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A lack of data has hampered PNG's efforts rein in hunger and malnutrition
Emily Schmidt is a research fellow in the Development, Strategy and Governance division of the International Food Policy Research Institute (IFPRI) based in Washington, D.C.
The dinghy ride up the Ramu River takes nine long hours, but my excitement mounted as we approached the small villages in the lowlands of northern Papua New Guinea (PNG). Upon arrival, we were greeted by children paddling and playing in wooden dugout canoes, and women washing sago palm (an important staple food among lowland populations of PNG) for food preparation. When the rumble of the boat’s diesel motor finally cut out at the small sandbar that would serve as our boat dock for the next several days, we were surrounded by an incredible silence that whispered of the isolated lifestyle and resilience of the villagers.
We spent 3 months last year collecting detailed household survey data for a research project investigating how rural communities ensure food security when faced with natural disasters or other unplanned shocks to household food production. After several months of analyzing the data, I recently returned to PNG to discuss the results of our study with government officials and development aid agencies. Papua New Guinea is home to approximately 7 million people, however it is struggling to ensure adequate nutrition for its citizens. One of the country’s largest challenges is a lack of data to inform food security and nutrition indicators. With the rising threat of climate impacts, this challenge is becoming more urgent. Quick response evaluations in the wake of PNG’s food production crisis during the 2015/16 El Niño (El Niño Southern Oscillation) noted that insufficient data made it difficult to design and mobilize efficient food aid delivery systems for affected populations.
My task for this research project was to identify the degree to which households were able to effectively provide the necessary quantity and quality of food for their families. In doing so, we carried out a rural household survey covering 1,026 households, in four lowland areas of the country: East Sepik, West Sepik, Madang, and South Bougainville (Autonomous Region of Bougainville), that asked questions about household consumption and expenditure, agricultural production practices, and livelihood activities.
The survey data confirmed some of the worries that the villagers shared with me during my visit to their communities. A successful harvest is crucial to survival in rural PNG. Descriptive survey results suggest that rural populations are vulnerable to climate shocks resulting in crop losses. Approximately 70 percent of the total value of food consumed is produced by themselves. When I asked villagers about their experience during the last El Niño event, many told stories of losing loved ones due to lack of food or increased incidents of disease.
However, not everyone had the same story, and the survey data helped to provide a more nuanced picture of food security and nutrition in the survey villages. We found that approximately 44 percent of surveyed individuals are poor (with total expenditures below the national poverty line or 1.21 USD per day). A large share of individuals within poor households do not consume enough calories to live a healthy life (Figure 1).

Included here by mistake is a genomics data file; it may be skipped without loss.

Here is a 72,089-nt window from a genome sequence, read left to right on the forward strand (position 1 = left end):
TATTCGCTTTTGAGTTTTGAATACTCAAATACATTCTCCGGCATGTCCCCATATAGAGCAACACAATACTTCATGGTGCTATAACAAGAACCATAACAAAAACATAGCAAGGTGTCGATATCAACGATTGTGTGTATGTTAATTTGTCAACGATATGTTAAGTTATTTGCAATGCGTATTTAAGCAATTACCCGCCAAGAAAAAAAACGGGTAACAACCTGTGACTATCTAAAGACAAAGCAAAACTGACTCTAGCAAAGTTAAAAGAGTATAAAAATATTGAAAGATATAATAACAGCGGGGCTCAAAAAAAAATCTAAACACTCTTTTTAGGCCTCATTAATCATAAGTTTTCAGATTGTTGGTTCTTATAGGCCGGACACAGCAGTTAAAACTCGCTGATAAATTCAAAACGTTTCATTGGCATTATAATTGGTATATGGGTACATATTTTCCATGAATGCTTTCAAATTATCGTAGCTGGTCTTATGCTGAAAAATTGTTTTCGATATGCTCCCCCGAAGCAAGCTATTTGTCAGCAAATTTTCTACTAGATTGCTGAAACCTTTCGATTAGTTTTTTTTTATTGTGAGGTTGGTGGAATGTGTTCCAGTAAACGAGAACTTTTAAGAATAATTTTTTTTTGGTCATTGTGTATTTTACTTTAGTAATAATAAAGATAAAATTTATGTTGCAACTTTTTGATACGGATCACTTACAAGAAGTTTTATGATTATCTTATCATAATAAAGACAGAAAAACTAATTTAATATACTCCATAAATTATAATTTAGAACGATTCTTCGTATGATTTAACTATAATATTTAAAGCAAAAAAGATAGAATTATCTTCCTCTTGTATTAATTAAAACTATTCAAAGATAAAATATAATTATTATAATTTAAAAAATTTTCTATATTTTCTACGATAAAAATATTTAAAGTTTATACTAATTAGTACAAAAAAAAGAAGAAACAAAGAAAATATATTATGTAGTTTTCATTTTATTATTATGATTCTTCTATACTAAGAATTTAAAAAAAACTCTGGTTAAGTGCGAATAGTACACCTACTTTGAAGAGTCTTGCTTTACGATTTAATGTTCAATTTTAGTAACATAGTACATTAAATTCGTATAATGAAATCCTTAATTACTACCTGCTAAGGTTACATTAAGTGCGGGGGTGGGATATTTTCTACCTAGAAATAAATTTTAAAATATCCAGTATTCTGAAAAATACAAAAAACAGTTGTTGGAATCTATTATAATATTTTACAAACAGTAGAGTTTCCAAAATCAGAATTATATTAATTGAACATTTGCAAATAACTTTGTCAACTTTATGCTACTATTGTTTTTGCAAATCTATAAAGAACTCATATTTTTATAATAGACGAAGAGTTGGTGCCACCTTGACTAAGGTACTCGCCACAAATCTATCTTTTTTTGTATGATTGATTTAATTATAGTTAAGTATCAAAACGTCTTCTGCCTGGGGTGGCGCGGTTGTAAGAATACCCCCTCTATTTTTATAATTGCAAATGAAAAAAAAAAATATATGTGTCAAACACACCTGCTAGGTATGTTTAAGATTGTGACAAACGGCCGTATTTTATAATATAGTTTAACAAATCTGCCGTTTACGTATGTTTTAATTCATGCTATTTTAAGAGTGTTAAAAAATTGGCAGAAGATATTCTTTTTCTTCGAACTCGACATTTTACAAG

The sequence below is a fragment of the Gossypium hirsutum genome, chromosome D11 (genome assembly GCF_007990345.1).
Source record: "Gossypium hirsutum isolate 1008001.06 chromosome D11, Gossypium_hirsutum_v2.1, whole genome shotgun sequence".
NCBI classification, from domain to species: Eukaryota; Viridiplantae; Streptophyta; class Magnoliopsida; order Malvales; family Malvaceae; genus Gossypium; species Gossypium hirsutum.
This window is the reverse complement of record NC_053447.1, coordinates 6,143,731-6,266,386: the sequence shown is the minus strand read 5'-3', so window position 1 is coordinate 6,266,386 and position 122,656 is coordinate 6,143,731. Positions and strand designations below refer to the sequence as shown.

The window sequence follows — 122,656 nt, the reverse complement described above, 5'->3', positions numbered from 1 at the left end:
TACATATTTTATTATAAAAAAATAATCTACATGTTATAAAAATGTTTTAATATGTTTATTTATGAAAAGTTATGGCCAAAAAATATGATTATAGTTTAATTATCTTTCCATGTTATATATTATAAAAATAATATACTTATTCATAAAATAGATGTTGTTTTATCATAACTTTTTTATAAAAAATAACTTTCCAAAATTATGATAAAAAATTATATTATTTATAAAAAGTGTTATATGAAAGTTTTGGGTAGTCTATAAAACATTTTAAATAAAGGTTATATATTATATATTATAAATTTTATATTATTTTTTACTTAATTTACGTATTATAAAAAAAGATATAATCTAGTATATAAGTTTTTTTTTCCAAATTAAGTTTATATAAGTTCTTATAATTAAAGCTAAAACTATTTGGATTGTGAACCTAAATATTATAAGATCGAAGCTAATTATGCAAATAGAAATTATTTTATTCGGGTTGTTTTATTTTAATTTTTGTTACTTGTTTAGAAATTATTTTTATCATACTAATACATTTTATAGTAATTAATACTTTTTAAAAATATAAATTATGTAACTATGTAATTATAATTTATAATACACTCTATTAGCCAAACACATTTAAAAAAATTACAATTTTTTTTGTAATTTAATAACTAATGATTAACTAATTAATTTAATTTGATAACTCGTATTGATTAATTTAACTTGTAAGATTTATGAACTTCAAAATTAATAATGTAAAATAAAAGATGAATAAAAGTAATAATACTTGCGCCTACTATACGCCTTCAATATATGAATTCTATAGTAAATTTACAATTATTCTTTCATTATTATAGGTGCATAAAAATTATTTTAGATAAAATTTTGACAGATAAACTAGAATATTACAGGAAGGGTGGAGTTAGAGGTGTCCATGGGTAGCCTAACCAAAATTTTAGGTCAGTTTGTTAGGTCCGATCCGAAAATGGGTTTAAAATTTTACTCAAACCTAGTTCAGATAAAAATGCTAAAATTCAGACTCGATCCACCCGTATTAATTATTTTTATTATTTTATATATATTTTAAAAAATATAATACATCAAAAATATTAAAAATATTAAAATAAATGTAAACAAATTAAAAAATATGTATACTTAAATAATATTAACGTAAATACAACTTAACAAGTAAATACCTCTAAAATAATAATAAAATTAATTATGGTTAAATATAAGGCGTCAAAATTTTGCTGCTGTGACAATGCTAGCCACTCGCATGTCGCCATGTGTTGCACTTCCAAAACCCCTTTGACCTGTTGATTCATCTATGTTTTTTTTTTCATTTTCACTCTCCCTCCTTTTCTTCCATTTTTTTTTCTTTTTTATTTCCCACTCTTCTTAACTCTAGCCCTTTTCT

Figure 1: Calorie intake, by expenditure category and food source
An even larger share of individuals is not eating enough of the “right” calories, whereby both poor and non-poor are not consuming the recommended daily protein intake. The lack of sufficient quantity and quality of calories may be leading to PNG’s sobering growth and development outcomes in young children. Approximately 29 percent of children under 5 years old in the sample were stunted (too short for their age) in their growth and approximately 7 percent were wasted (low weight for their height). Stunting leads to poor educational performance, lower labor productivity, and a greater risk for health problems throughout life. Wasting is an indicator of acute malnutrition that has led to a failure to gain weight or a loss of weight, and in extreme cases can lead to death.
Augmenting the data systems within PNG will improve the country’s overall development trajectory in several ways by: making emergency aid relief more efficient and better targeted to populations-in-need; informing program design to ensure investments have significant impact on poverty reduction and food security; and informing government and development aid funding via robust evaluations of program activities and outcomes. Building on this important data collection effort, future analyses will investigate the correlates of poverty and undernutrition in the survey areas. In addition, the International Food Policy Research Institute (IFPRI) plans to work with government partners to build a data system that can provide improved monitoring of household needs and food security levels across the country.
Continued data collection and analysis are critical to achieving the outcomes and objectives outlined in PNG’s strategic development plan. Equally important is a concerted effort in institutional and individual capacity building to support data-driven policy analysis and dialogue. Through these efforts, improved data collection and analysis can provide a foundation for effective action to alleviate poverty and undernutrition in Papua New Guinea.
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